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Biological Chemistry

Synthesizing Glycoproteins

Method combines solid-phase and bio-based peptide syntheses

by Jyllian N. Kemsley
February 9, 2009 | A version of this story appeared in Volume 87, Issue 6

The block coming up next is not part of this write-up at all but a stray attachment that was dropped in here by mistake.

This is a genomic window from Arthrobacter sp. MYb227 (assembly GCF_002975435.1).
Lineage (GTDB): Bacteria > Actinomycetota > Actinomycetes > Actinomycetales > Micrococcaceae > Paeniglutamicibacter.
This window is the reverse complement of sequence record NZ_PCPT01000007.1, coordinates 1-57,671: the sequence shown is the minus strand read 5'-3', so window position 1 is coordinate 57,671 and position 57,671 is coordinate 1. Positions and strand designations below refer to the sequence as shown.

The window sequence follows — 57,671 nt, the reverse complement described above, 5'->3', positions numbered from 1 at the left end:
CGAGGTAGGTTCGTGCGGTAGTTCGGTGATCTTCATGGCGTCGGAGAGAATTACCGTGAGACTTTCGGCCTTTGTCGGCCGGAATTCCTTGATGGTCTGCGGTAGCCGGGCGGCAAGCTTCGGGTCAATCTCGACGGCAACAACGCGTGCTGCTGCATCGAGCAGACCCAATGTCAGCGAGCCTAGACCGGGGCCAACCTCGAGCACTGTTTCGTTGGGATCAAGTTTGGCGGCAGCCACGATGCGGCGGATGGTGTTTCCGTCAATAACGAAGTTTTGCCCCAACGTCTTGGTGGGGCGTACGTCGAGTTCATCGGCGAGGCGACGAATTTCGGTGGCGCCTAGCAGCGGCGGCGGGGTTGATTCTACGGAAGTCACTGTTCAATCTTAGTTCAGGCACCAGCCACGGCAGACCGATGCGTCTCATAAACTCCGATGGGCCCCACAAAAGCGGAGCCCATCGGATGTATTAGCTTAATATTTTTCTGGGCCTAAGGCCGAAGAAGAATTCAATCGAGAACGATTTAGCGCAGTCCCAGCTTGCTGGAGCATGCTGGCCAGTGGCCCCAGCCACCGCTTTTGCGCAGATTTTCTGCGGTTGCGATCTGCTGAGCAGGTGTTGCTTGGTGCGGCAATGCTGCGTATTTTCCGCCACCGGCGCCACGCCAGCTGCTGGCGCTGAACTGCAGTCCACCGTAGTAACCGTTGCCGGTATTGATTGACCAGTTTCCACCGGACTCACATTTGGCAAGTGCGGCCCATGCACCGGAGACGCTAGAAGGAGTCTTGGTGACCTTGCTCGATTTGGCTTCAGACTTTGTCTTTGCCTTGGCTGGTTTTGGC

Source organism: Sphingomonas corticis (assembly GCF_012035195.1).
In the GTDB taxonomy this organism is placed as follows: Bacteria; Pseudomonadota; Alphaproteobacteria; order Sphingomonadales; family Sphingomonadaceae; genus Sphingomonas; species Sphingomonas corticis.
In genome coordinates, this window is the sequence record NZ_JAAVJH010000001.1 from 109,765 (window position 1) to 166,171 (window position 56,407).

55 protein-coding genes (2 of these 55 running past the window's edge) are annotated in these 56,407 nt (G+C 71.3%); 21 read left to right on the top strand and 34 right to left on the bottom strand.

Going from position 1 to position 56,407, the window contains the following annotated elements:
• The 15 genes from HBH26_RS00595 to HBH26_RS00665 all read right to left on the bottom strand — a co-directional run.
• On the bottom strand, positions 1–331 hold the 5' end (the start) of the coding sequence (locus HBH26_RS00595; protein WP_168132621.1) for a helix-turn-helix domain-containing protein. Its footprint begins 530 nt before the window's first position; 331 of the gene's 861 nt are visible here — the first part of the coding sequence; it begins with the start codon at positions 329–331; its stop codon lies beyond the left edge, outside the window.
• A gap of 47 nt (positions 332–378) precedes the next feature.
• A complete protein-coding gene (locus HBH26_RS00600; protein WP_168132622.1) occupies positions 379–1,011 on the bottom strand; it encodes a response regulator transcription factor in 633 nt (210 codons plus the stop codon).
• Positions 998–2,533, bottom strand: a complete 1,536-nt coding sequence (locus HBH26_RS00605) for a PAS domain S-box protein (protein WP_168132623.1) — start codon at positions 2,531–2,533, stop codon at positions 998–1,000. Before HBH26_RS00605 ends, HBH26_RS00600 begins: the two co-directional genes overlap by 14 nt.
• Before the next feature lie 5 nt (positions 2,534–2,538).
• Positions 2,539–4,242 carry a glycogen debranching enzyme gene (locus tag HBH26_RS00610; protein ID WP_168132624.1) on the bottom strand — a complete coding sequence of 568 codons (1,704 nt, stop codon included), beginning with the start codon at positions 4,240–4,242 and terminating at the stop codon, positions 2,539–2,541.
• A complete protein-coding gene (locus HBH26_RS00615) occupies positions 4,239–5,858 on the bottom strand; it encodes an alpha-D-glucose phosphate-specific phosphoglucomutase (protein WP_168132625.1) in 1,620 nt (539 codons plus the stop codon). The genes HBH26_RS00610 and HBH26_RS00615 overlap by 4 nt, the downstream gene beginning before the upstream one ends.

Researchers at Bayreuth University, in Germany, have developed a new method for synthesizing homogeneous glycoproteins, combining solid-phase peptide synthesis with peptides produced in Escherichia coli to yield an N-glycosylated pancreatic ribonuclease C (Angew. Chem. Int. Ed., DOI: 10.1002/anie.200804734 and 10.1002/anie.200804735). Led by chemistry professor Carlo Unverzagt, the researchers engineered E. coli to synthesize a precursor containing amino acid residues 40–124 of the protein. They then protected the peptide's seven cysteine groups, which are sensitive to oxidation, by converting them to mixed disulfides. Separately, the group used solid-phase synthesis to prepare two shorter peptides, one of protein residues 1–25 and one of residues 26–39, with a nonasaccharide attached to asparagine 34. They reconstituted the cysteines, ligated the fragments, and then folded the protein to yield 56% active enzyme. The approach of combining bio- and solid-phase synthesis—a method the researchers call "semisynthesis"—should allow easier preparation of larger glycoproteins compared with using chemical synthesis alone, Unverzagt says. In addition, disulfide modification of cysteine residues makes sensitive peptides more stable and easier to handle.


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